Drugs to mimic exercise

Some of the positive effects have to do with the anti-inflammatory processes that occur when exercising[5]. Other mechanisms appear to be involved, although more research on these mechanisms is needed.

Since the advantages of exercise are clear, the idea has occurred to some researchers that it may be possible to mimic the effects of exercise without doing the hard work and getting sweaty. Research is now being conducted using drugs that target the same mechanisms to try to get the same benefits of exercise.

This typically involves adjusting a part of the human metabolism, which is not an easy matter. However, there have been at least some tentative breakthroughs already, and last year, a team found a drug that boosted the endurance of mice by roughly 70 percent[6]. Where this might lead in the future is not clear, but some positive effects may come from this research.

Will exercise lead to longevity?

Even though exercise is beneficial for your health, there is no guarantee it will keep you alive until you reach 100, although staying fit will almost certainly improve your chances. This is why if we want to remain in good health and live longer, we need to develop rejuvenation biotechnology and therapies that address the aging processes directly. That said, if you want to increase your chances of living long enough to see these therapies arrive, then exercise is the best option you have right now.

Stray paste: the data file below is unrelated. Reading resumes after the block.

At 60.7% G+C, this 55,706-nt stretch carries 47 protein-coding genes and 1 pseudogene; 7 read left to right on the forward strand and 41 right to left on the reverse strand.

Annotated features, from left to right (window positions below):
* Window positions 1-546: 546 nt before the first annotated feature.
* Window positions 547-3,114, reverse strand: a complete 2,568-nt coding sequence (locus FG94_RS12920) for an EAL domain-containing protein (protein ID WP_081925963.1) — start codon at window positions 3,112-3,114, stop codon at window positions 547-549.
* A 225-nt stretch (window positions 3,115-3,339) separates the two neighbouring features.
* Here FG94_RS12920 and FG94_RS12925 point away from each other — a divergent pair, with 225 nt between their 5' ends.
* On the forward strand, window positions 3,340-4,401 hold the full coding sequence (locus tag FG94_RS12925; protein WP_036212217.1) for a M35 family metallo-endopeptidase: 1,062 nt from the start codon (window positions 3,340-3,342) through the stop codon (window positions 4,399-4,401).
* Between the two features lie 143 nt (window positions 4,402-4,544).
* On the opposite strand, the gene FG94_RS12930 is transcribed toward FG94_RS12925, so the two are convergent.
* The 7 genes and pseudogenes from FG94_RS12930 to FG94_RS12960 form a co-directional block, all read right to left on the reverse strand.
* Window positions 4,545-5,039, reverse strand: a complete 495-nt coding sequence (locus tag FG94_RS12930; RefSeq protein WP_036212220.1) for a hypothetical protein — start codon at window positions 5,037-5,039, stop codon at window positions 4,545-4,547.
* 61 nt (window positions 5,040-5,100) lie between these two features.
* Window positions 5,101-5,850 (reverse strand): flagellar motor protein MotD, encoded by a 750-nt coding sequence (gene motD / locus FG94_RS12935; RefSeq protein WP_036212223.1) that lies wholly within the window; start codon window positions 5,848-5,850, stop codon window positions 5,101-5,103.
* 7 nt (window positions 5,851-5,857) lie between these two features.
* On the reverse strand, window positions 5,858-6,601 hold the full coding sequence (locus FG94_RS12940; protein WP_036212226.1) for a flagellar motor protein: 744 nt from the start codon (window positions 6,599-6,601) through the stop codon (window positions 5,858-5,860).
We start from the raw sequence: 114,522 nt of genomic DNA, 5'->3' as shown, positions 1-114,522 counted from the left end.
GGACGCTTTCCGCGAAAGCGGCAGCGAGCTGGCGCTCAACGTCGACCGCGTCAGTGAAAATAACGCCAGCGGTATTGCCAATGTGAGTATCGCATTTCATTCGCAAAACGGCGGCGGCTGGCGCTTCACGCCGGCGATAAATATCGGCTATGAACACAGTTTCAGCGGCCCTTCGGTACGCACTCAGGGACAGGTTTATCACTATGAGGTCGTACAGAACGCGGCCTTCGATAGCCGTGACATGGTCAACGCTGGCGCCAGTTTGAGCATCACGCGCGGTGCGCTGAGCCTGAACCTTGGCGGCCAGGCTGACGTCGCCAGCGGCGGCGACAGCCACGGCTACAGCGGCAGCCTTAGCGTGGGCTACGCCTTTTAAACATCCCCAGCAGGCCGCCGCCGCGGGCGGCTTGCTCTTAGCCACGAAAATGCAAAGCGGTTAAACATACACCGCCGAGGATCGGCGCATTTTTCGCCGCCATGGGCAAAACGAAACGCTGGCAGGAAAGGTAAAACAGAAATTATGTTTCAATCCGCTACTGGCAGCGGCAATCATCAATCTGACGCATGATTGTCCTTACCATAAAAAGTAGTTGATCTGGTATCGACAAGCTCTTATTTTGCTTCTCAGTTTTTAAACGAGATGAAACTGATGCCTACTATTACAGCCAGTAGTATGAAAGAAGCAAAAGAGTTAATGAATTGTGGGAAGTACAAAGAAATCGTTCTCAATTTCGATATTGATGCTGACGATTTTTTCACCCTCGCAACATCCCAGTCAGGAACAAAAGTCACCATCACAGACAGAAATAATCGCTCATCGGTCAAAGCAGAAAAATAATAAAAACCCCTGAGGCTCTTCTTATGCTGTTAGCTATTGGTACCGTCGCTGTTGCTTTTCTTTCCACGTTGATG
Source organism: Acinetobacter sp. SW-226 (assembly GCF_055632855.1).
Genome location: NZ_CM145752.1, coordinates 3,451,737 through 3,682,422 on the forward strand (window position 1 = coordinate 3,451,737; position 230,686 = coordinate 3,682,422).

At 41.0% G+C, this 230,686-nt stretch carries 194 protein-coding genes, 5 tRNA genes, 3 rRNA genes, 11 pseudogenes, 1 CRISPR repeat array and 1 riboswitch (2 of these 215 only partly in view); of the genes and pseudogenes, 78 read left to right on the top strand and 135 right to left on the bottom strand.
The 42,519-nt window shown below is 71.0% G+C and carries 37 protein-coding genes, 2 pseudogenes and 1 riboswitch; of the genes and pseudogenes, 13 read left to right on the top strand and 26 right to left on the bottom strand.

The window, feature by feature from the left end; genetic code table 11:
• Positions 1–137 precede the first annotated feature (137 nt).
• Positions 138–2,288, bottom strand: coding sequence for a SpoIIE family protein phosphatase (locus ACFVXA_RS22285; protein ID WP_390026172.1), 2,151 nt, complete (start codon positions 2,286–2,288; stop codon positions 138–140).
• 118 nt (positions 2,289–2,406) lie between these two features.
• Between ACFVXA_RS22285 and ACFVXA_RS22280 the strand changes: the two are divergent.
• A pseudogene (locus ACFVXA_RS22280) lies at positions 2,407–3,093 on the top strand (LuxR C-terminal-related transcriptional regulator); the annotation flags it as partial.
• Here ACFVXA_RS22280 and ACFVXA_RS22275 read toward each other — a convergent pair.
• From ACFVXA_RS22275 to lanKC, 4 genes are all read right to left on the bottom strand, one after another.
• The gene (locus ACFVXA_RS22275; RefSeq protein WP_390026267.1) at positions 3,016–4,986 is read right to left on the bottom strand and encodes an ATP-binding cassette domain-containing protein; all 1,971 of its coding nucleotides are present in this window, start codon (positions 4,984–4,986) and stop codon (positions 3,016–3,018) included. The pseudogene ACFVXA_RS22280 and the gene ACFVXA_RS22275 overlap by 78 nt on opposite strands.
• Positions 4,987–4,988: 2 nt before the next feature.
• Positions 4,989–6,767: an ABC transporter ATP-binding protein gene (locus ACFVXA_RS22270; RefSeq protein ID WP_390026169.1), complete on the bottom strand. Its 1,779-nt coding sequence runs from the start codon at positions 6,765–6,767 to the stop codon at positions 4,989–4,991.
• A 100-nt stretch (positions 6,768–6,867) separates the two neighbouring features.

[1] Schnohr, P., Lange, P., Scharling, H., & Jensen, J. S. (2006). Long-term physical activity in leisure time and mortality from coronary heart disease, stroke, respiratory diseases, and cancer. The Copenhagen City Heart Study. European Journal of Cardiovascular Prevention & Rehabilitation, 13(2), 173-179.

[2] Jakovljevic, D. G. (2017). Physical activity and cardiovascular aging: Physiological and molecular insights. Experimental Gerontology.

[3] Naci, H., & Ioannidis, J. P. (2013). Comparative effectiveness of exercise and drug interventions on mortality outcomes: metaepidemiological study. Bmj, 347, f5577.

[4] Lemez, S., & Baker, J. (2015). Do elite athletes live longer? a systematic review of mortality and longevity in elite athletes. Sports medicine-open, 1(1), 16.

[5] Fan, W., Waizenegger, W., Lin, C. S., Sorrentino, V., He, M. X., Wall, C. E., … & Auwerx, J. (2017). PPARδ Promotes Running Endurance by Preserving Glucose. Cell Metabolism, 25(5), 1186-1193.

[6] Dimitrov, S., Hulteng, E., & Hong, S. (2017). Inflammation and exercise: Inhibition of monocytic intracellular TNF production by acute exercise via β 2-adrenergic activation. Brain, behavior, and immunity, 61, 60-68.

CategoryBlog, Research
About the author

Michael Falk

Michael Falk is a communication specialist with 15 years of experience writing about healthcare and technology. He has been an advocate of longevity research since 2013, when he started his longevity blog Unggamma (